Thursday, March 26, 2009

Pan Seared Pork Chops

I had a blog post written about hollandaise sauce until I made dinner last night. Then things changed. As I have written before, I make pork chops on a frequent basis because of their ease and consistency in the taste category, but I do not usually venture outside of that recipe. However, in this month's Cooks Illustrated, there is a curious recipe about pan seared pork chops that intrigued me. Intrigue turned out to be a great thing, because these chops were better than Lost last night (and that's saying something).


The key with these chops is the salting. I have spoken before on brining meat, and pork is probably the biggest in need of a good salt water soak. But if you try this with a pan seared chop, the meat does not really develop a crust. So instead it was suggested to salt the meat, leave it sitting on a rack for about an hour, baking it shortly, and then finishing the pork in a hot pan which also yields a pan sauce. Too many steps says you? Suck it up, say I. You can make this dish (and sides) pretty easily as most of the steps involve the meat lying prone on a rack or in an oven.


I altered the recipe very little, because frankly there is no need to. Since I am trying to eat butter in moderation at the moment, instead of using 3T of butter in the pan sauce, I used 1T and instead saved a few tablespoons of the chicken broth and mixed them with 1t cornstarch. I am listing this method in the recipe, but if you would rather the butter, scratch the cornstarch and reduce the sauce a bit further before adding the butter.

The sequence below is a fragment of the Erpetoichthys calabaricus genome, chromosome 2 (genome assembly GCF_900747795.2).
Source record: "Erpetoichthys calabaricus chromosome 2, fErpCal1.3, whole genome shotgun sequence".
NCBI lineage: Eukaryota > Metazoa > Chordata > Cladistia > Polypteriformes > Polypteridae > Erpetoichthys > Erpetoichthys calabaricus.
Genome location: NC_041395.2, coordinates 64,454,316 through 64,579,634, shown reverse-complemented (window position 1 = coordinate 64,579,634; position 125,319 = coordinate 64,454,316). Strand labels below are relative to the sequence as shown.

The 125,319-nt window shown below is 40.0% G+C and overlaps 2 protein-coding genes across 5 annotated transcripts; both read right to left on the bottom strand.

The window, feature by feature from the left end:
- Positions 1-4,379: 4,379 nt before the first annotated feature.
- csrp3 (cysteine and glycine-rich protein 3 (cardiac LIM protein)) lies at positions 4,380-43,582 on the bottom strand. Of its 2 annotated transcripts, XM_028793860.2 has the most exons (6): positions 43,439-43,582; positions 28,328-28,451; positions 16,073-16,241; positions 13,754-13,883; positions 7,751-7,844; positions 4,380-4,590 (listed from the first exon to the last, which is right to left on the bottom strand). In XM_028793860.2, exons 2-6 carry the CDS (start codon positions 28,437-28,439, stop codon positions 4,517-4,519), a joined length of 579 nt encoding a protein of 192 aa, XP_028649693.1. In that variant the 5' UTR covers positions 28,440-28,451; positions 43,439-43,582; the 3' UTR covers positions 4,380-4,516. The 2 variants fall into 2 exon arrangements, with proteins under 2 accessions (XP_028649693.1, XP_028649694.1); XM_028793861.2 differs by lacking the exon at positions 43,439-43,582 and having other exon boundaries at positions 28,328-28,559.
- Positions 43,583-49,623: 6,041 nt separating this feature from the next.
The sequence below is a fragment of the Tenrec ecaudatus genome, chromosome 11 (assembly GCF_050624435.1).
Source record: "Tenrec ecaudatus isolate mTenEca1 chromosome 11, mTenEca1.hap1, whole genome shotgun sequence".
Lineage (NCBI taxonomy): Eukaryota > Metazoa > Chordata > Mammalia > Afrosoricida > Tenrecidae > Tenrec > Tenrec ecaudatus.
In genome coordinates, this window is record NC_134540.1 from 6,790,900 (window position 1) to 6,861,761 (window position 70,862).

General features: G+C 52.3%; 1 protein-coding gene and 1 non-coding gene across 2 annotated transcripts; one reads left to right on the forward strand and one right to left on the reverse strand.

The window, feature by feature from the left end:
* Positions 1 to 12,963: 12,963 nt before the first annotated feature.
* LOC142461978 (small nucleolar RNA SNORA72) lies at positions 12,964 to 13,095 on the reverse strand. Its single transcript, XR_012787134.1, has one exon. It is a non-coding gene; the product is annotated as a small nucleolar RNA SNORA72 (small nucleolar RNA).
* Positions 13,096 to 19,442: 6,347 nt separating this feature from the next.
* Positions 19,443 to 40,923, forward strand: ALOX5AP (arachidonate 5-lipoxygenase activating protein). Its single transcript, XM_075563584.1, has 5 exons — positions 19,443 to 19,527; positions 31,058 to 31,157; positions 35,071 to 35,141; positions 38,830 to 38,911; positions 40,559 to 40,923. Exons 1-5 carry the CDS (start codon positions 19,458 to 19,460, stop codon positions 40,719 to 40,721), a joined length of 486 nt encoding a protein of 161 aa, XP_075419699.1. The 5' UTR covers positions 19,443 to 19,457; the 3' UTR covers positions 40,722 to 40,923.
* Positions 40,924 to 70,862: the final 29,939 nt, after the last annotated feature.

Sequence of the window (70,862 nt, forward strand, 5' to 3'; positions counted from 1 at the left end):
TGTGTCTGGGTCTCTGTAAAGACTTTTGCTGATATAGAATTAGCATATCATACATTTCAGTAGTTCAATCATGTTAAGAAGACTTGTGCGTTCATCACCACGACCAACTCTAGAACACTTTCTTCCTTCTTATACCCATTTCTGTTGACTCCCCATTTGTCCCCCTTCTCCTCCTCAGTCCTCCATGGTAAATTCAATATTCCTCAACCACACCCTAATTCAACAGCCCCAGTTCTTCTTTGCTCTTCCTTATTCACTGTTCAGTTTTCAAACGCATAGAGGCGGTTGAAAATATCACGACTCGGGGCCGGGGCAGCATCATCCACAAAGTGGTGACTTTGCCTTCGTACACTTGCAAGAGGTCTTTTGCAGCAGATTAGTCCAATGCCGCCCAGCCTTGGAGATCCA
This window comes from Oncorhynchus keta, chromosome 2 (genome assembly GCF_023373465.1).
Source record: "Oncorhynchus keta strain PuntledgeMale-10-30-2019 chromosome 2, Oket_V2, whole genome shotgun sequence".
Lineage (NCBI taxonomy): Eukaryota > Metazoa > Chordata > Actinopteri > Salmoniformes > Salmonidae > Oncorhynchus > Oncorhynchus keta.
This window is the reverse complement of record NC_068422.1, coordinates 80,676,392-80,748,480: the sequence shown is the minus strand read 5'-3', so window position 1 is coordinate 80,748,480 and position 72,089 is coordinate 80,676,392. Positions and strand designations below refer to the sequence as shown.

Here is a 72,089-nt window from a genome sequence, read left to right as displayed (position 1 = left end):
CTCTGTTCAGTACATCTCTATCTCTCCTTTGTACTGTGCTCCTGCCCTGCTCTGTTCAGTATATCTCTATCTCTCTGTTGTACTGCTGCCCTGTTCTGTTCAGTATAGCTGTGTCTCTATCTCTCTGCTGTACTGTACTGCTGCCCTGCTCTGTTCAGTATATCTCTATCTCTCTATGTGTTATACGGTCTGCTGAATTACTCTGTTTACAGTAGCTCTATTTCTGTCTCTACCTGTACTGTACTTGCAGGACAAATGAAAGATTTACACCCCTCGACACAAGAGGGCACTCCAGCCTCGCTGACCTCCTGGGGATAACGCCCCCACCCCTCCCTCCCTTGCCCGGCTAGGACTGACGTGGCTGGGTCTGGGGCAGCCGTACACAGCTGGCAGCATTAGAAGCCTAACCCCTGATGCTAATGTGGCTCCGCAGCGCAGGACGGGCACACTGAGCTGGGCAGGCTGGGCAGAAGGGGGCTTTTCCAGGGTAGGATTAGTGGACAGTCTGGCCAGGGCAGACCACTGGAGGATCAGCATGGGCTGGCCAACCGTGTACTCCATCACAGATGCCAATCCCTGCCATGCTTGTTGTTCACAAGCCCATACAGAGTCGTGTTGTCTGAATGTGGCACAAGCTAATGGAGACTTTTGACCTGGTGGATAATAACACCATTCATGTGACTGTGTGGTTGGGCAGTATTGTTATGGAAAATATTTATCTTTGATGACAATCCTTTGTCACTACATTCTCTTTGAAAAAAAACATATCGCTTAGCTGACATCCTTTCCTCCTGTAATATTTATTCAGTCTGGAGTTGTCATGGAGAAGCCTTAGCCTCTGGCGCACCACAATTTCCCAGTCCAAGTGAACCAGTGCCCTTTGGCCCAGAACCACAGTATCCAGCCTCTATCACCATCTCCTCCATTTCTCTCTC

Pan Seared Pork Chops

4 1 ½ inch thick pork loin chops (bone in or bone out)
Salt
Pepper
1T vegetable oil

Sauce

1 shallot minced (or ¼ cup finely minced onion)
2 cloves garlic, minced or pressed
1 t chopped fresh thyme (or ¼ t dry chopped)
½ cup white wine
¾ cup chicken stock
¼ t white wine or rice wine vinegar
1 T cold butter
1 t cornstarch
Salt
Pepper

Pat chops dry with paper towel. Salt each chop all over with 1 t kosher salt (or ½ t table salt). Place on wire rack over a baking sheet and leave at room temperature for 45 minutes (no less!). Heat oven to 275°F. Season chops with pepper and place in oven to bake, 35-40 minutes or until the middle of the chops reads 120°F on an instant read thermometer. Remove from oven.

Heat 1 T vegetable oil in large skillet over medium high heat until almost smoking. Place 2 chops in pan and sear on each side until browned, about 2 minutes each side. You might have to lift chops once to redistribute oil and prevent burning. Remove chops to plate and repeat with other 2 chops. Reduce pan heat to medium low. Using your tongs (see the picture), sear the chops on their ends until golden brown and the interior of the chops is 140-145°F. Place on plate, cover with foil, and let rest for about 10 minutes while you make the sauce.

Drain off all but 1 t of remaining oil. Return heat to medium. Add shallot and garlic, stirring often until softened, about 1 minute. Reserving 3T chicken stock, add the stock and wine to the pan to deglaze, scraping up any bits on the bottom. Cook until reduced to about ¾ cup remains, abut 5 minutes. Mix corn starch and chicken stock and add to pan. Stir until thickened. If too thin, reduce sauce slightly, and if too thick add a few more tablespoons chicken stock. Turn off heat and add thyme and vinegar. Stir in butter, season with salt and pepper. Serve with chops.


2 comments:

Anonymous,  March 29, 2009 at 8:38 PM  

I just made them.

Waaaaaay better than shake and bake.

Nice!!!!

And I even forgot the vinegar. Even Helen liked the sauce. And she's not a big sauce eater. "A purist" she says. But these were absolutely delicious. Thanks for the tip.

John.

Catherine,  April 3, 2009 at 9:27 PM  

Muy tasty!

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